NEW YORK — Star Wars: The Last Jedi will happily settle for second.
Rian Johnson's second installment in the third Star Wars trilogy rocketed to a debut of $220 million at the North American box office, according to studio estimates Sunday. That gives The Last Jedi the second-best opening ever, slotting in behind only its predecessor, The Force Awakens.
The blockbuster became just the fourth film to open with more than $200 million domestically. Aside from The Force Awakens ($248.8 million), the others are The Avengers ($207.4 million) and Jurassic World ($208.8 million). Accounting for inflation, the debut of 2012's The Avengers would roughly tie with The Last Jedi.
The Last Jedi is off to a similar start overseas, too, with $230 million in international ticket sales, Disney says. That brings its three-day global haul to $450 million.
The weekend's only other new wide release, the animated Ferdinand, about a gentle bull voiced by John Cena, was essentially stampeded by The Last Jedi, grossing $13.3 million and finishing second.
The rest of the top five: Pixar's Day of the Dead movie Coco (No. 3, $10 million); Wonder (No. 4, $5.4 million), starring Julia Roberts and Jacob Tremblay; and DC Films' superhero team-up Justice League (No. 5, $4.2 million).
While Abrams' reboot capitalized on a decade's hiatus for Star Wars, Johnson's sequel didn't have the same benefit of freshness. It follows not only The Force Awakens (which ultimately grossed $2.1 billion) but last year's spinoff Rogue One: A Star Wars Story. That release opened with $155.1 million, and grossed a little more than $1 billion globally.
Johnson, who wrote and directed, instead aimed to distinguish The Last Jedi by introducing some new tones to George Lucas' space opera. The Last Jedi is more irreverent than previous chapters. And it has drawn plaudits for its diverse cast, including Daisy Ridley, John Boyega and newcomer Kelly Marie Tran.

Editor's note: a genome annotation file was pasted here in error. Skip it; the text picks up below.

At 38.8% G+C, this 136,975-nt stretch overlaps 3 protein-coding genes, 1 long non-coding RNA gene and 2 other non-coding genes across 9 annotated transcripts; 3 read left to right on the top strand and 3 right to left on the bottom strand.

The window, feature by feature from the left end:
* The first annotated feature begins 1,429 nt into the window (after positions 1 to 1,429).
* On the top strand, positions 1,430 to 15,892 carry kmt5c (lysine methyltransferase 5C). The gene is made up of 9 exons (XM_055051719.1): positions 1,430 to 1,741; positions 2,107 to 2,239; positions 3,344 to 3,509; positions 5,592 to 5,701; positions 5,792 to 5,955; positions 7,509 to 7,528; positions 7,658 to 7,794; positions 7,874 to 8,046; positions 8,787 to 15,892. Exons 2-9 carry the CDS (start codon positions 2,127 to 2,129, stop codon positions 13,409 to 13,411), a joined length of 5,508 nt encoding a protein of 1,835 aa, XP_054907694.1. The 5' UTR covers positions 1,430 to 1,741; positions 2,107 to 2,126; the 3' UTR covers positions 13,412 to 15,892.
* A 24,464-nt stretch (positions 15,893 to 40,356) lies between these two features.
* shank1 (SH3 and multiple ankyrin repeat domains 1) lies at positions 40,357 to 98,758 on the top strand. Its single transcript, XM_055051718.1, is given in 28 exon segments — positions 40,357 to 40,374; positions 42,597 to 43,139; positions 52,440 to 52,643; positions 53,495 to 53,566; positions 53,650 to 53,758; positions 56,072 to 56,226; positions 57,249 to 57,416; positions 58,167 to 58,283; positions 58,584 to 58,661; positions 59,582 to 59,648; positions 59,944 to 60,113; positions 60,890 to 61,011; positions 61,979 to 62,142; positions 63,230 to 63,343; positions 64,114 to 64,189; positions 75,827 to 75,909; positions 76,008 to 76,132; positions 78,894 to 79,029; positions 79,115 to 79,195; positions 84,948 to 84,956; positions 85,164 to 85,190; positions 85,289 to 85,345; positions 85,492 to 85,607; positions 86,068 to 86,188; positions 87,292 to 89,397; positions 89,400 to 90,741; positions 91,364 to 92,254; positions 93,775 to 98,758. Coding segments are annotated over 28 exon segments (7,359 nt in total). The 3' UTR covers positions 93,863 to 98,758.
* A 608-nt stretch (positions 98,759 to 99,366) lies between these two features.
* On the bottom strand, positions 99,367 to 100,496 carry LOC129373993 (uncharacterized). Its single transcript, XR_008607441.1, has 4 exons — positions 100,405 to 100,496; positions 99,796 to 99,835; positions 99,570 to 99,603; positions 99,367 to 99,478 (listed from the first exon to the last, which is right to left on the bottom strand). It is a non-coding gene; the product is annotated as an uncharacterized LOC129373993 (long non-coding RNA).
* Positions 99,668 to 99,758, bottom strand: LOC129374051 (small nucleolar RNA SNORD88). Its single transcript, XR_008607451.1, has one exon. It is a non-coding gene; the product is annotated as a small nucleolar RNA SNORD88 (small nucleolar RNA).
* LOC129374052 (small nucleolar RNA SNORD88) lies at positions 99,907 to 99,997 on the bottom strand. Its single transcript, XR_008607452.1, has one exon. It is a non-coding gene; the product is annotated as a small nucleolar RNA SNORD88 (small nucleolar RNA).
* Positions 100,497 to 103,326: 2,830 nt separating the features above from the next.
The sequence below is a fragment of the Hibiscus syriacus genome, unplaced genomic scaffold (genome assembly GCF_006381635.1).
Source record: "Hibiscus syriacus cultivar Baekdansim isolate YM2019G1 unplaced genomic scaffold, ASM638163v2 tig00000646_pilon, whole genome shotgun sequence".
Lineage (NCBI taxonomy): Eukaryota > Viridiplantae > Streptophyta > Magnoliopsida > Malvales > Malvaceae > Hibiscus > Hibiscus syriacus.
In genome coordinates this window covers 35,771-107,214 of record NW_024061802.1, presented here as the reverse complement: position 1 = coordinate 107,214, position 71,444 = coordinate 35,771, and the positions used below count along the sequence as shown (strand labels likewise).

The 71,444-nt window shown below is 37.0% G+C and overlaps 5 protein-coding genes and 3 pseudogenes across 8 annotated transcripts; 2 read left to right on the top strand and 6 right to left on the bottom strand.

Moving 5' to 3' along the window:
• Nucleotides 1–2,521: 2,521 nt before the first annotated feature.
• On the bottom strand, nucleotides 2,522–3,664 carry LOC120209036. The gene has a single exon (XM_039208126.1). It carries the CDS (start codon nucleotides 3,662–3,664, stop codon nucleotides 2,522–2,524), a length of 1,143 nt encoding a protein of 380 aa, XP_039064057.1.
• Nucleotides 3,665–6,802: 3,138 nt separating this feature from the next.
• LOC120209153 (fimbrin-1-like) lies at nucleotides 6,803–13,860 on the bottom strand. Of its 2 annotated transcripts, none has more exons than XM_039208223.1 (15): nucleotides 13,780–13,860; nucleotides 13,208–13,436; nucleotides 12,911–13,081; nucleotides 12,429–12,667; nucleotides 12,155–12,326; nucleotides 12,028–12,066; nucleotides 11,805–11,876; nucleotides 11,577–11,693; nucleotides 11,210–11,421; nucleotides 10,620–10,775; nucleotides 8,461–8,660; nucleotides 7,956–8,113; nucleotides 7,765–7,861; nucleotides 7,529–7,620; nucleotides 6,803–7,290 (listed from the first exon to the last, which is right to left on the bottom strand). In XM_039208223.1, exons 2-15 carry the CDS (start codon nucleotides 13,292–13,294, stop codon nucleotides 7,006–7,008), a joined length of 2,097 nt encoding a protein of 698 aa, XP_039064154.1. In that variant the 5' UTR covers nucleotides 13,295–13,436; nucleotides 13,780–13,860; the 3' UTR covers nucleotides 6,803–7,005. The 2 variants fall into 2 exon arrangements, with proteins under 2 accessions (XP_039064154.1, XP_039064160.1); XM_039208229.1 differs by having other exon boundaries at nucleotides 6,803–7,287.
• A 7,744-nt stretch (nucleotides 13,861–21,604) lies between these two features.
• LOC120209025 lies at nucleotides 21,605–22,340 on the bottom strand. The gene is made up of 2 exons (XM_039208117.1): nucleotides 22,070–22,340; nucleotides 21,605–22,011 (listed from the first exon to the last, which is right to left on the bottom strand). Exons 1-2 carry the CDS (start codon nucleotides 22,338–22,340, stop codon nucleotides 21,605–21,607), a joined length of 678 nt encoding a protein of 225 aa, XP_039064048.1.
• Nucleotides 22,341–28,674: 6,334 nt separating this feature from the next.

"The results speak to the power of representation," says Disney distribution chief Dave Hollis. "The film really reflects our world and beyond. It becomes something people can see themselves in."
Johnson's approach has seemed to work. Good reviews have helped. Critics gave Johnson's film a 93% fresh rating on Rotten Tomatoes. Audiences endorsed it as well, giving it an A grade on CinemaScore, though not all fans are on board with Johnson's innovations. The Last Jedi has scored a dismal 56% rating from 95,000 Rotten Tomato users.
Yet the haul for The Last Jedi dwarfed most all releases in the two years since The Force Awakens. By comparison, it has in three days already bested the five-week gross of DC Films' Justice League ($219.5 million).
Daisy Ridley's Rey and Adam Driver's Kylo Ren are front and center, alongside co-stars Mark Hamill, John Boyega and the late Carrie Fisher, in the new trailer for 'Star Wars: The Last Jedi.' Lucasfilm
"Seeing a movie like this in the movie theater, getting the collective goose bumps and having the OMG-moments, that's something you cannot replicate at home on the small screen," says Paul Dergarabedian, senior media analyst for comScore. "Rian Johnson has made a movie that showcases the movie theater experience in a truly brilliant way."
Signaling its faith in Johnson's course for Star Wars, Lucasfilm earlier announced that Johnson will develop the next trilogy for the franchise, the first movie of which he'll write and direct. Abrams is set to return to direct Episode IX after he was brought in to replace Colin Trevorrow. A separate spinoff centered on a young Han Solo is out May 25.
The massive debut for The Last Jedi singlehandedly brightens what has been a disappointing year for Hollywood. The weekend was far and away the highest grossing of the year. Dergarabedian estimates the year will end about 2% down with a little more than $11 billion in ticket sales.
Final numbers are expected Monday.